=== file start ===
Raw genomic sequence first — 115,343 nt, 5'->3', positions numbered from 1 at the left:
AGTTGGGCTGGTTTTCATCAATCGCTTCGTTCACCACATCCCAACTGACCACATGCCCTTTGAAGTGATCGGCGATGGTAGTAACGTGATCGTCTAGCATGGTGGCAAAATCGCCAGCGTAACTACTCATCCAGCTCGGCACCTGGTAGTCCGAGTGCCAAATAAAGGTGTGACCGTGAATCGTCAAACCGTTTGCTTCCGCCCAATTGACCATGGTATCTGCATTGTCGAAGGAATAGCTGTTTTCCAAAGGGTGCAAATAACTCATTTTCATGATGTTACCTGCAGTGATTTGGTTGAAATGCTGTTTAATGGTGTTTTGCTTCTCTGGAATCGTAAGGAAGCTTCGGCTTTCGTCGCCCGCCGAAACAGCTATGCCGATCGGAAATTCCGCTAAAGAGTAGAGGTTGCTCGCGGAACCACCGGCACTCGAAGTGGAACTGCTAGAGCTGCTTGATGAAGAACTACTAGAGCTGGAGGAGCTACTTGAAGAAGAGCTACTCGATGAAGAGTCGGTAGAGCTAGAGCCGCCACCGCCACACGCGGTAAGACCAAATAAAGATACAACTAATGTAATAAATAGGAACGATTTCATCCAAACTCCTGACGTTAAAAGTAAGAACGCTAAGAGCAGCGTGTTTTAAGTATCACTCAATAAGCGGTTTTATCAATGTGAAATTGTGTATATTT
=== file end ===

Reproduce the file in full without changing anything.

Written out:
Raw genomic sequence first — 115,343 nt, 5'->3', positions numbered from 1 at the left:
AGTTGGGCTGGTTTTCATCAATCGCTTCGTTCACCACATCCCAACTGACCACATGCCCTTTGAAGTGATCGGCGATGGTAGTAACGTGATCGTCTAGCATGGTGGCAAAATCGCCAGCGTAACTACTCATCCAGCTCGGCACCTGGTAGTCCGAGTGCCAAATAAAGGTGTGACCGTGAATCGTCAAACCGTTTGCTTCCGCCCAATTGACCATGGTATCTGCATTGTCGAAGGAATAGCTGTTTTCCAAAGGGTGCAAATAACTCATTTTCATGATGTTACCTGCAGTGATTTGGTTGAAATGCTGTTTAATGGTGTTTTGCTTCTCTGGAATCGTAAGGAAGCTTCGGCTTTCGTCGCCCGCCGAAACAGCTATGCCGATCGGAAATTCCGCTAAAGAGTAGAGGTTGCTCGCGGAACCACCGGCACTCGAAGTGGAACTGCTAGAGCTGCTTGATGAAGAACTACTAGAGCTGGAGGAGCTACTTGAAGAAGAGCTACTCGATGAAGAGTCGGTAGAGCTAGAGCCGCCACCGCCACACGCGGTAAGACCAAATAAAGATACAACTAATGTAATAAATAGGAACGATTTCATCCAAACTCCTGACGTTAAAAGTAAGAACGCTAAGAGCAGCGTGTTTTAAGTATCACTCAATAAGCGGTTTTATCAATGTGAAATTGTGTATATTT